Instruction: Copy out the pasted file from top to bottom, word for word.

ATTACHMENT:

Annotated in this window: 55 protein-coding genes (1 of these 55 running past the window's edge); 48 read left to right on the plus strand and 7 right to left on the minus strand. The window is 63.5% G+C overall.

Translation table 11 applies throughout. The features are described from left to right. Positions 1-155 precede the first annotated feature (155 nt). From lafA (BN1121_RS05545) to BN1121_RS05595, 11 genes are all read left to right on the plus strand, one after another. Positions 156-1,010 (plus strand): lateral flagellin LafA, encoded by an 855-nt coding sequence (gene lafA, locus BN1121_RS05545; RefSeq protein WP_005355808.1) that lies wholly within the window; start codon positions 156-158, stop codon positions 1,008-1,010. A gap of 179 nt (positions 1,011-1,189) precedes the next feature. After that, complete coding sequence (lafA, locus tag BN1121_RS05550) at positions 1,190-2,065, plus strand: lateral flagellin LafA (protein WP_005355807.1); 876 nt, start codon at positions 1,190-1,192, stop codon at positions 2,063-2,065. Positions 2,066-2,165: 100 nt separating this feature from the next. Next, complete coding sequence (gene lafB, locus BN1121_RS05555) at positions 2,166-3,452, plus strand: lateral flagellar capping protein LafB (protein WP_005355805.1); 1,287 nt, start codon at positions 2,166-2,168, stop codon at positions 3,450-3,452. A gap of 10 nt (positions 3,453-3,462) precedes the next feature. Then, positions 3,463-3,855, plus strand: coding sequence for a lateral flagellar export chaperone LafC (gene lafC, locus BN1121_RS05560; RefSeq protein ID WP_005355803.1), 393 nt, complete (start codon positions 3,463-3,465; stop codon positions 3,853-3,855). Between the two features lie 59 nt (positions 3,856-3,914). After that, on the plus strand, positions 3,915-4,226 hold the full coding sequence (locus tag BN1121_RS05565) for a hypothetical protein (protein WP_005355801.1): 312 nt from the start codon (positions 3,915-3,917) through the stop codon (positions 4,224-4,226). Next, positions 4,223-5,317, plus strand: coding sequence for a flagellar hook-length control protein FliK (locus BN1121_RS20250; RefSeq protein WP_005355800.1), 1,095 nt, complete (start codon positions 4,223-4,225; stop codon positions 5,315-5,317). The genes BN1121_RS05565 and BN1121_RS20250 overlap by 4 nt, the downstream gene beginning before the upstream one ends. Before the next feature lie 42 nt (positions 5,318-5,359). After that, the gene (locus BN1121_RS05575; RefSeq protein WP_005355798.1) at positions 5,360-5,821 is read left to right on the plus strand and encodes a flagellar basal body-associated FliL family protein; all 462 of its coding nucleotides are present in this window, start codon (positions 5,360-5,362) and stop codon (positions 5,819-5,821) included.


Annotated in this window: 55 protein-coding genes (1 of these 55 running past the window's edge); 48 read left to right on the plus strand and 7 right to left on the minus strand. The window is 63.5% G+C overall.

Translation table 11 applies throughout. The features are described from left to right. Positions 1-155 precede the first annotated feature (155 nt). From lafA (BN1121_RS05545) to BN1121_RS05595, 11 genes are all read left to right on the plus strand, one after another. Positions 156-1,010 (plus strand): lateral flagellin LafA, encoded by an 855-nt coding sequence (gene lafA, locus BN1121_RS05545; RefSeq protein WP_005355808.1) that lies wholly within the window; start codon positions 156-158, stop codon positions 1,008-1,010. A gap of 179 nt (positions 1,011-1,189) precedes the next feature. After that, complete coding sequence (lafA, locus tag BN1121_RS05550) at positions 1,190-2,065, plus strand: lateral flagellin LafA (protein WP_005355807.1); 876 nt, start codon at positions 1,190-1,192, stop codon at positions 2,063-2,065. Positions 2,066-2,165: 100 nt separating this feature from the next. Next, complete coding sequence (gene lafB, locus BN1121_RS05555) at positions 2,166-3,452, plus strand: lateral flagellar capping protein LafB (protein WP_005355805.1); 1,287 nt, start codon at positions 2,166-2,168, stop codon at positions 3,450-3,452. A gap of 10 nt (positions 3,453-3,462) precedes the next feature. Then, positions 3,463-3,855, plus strand: coding sequence for a lateral flagellar export chaperone LafC (gene lafC, locus BN1121_RS05560; RefSeq protein ID WP_005355803.1), 393 nt, complete (start codon positions 3,463-3,465; stop codon positions 3,853-3,855). Between the two features lie 59 nt (positions 3,856-3,914). After that, on the plus strand, positions 3,915-4,226 hold the full coding sequence (locus tag BN1121_RS05565) for a hypothetical protein (protein WP_005355801.1): 312 nt from the start codon (positions 3,915-3,917) through the stop codon (positions 4,224-4,226). Next, positions 4,223-5,317, plus strand: coding sequence for a flagellar hook-length control protein FliK (locus BN1121_RS20250; RefSeq protein WP_005355800.1), 1,095 nt, complete (start codon positions 4,223-4,225; stop codon positions 5,315-5,317). The genes BN1121_RS05565 and BN1121_RS20250 overlap by 4 nt, the downstream gene beginning before the upstream one ends. Before the next feature lie 42 nt (positions 5,318-5,359). After that, the gene (locus BN1121_RS05575; RefSeq protein WP_005355798.1) at positions 5,360-5,821 is read left to right on the plus strand and encodes a flagellar basal body-associated FliL family protein; all 462 of its coding nucleotides are present in this window, start codon (positions 5,360-5,362) and stop codon (positions 5,819-5,821) included.